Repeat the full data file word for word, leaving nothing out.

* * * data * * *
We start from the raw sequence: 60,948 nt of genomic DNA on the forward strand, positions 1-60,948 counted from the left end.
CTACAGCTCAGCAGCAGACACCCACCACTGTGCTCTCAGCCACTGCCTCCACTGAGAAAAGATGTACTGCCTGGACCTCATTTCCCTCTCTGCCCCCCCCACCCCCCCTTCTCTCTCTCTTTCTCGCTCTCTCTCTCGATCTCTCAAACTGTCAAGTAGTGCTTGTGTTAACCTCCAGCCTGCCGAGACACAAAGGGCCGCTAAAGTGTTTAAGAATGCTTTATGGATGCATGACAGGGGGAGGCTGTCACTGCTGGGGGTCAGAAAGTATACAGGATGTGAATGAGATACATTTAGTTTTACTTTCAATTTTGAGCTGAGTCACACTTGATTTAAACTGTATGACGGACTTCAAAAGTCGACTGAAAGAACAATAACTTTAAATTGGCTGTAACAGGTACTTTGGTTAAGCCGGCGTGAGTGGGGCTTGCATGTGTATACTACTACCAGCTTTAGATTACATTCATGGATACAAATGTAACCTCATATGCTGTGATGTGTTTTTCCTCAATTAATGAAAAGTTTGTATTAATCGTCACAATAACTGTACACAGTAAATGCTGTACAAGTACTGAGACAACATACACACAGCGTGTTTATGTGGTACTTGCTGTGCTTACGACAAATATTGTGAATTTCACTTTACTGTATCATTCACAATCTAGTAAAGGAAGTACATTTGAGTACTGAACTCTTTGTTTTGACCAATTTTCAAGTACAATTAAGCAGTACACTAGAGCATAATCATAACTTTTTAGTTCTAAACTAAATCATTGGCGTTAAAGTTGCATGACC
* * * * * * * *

We start from the raw sequence: 60,948 nt of genomic DNA on the forward strand, positions 1-60,948 counted from the left end.
CTACAGCTCAGCAGCAGACACCCACCACTGTGCTCTCAGCCACTGCCTCCACTGAGAAAAGATGTACTGCCTGGACCTCATTTCCCTCTCTGCCCCCCCCACCCCCCCTTCTCTCTCTCTTTCTCGCTCTCTCTCTCGATCTCTCAAACTGTCAAGTAGTGCTTGTGTTAACCTCCAGCCTGCCGAGACACAAAGGGCCGCTAAAGTGTTTAAGAATGCTTTATGGATGCATGACAGGGGGAGGCTGTCACTGCTGGGGGTCAGAAAGTATACAGGATGTGAATGAGATACATTTAGTTTTACTTTCAATTTTGAGCTGAGTCACACTTGATTTAAACTGTATGACGGACTTCAAAAGTCGACTGAAAGAACAATAACTTTAAATTGGCTGTAACAGGTACTTTGGTTAAGCCGGCGTGAGTGGGGCTTGCATGTGTATACTACTACCAGCTTTAGATTACATTCATGGATACAAATGTAACCTCATATGCTGTGATGTGTTTTTCCTCAATTAATGAAAAGTTTGTATTAATCGTCACAATAACTGTACACAGTAAATGCTGTACAAGTACTGAGACAACATACACACAGCGTGTTTATGTGGTACTTGCTGTGCTTACGACAAATATTGTGAATTTCACTTTACTGTATCATTCACAATCTAGTAAAGGAAGTACATTTGAGTACTGAACTCTTTGTTTTGACCAATTTTCAAGTACAATTAAGCAGTACACTAGAGCATAATCATAACTTTTTAGTTCTAAACTAAATCATTGGCGTTAAAGTTGCATGACC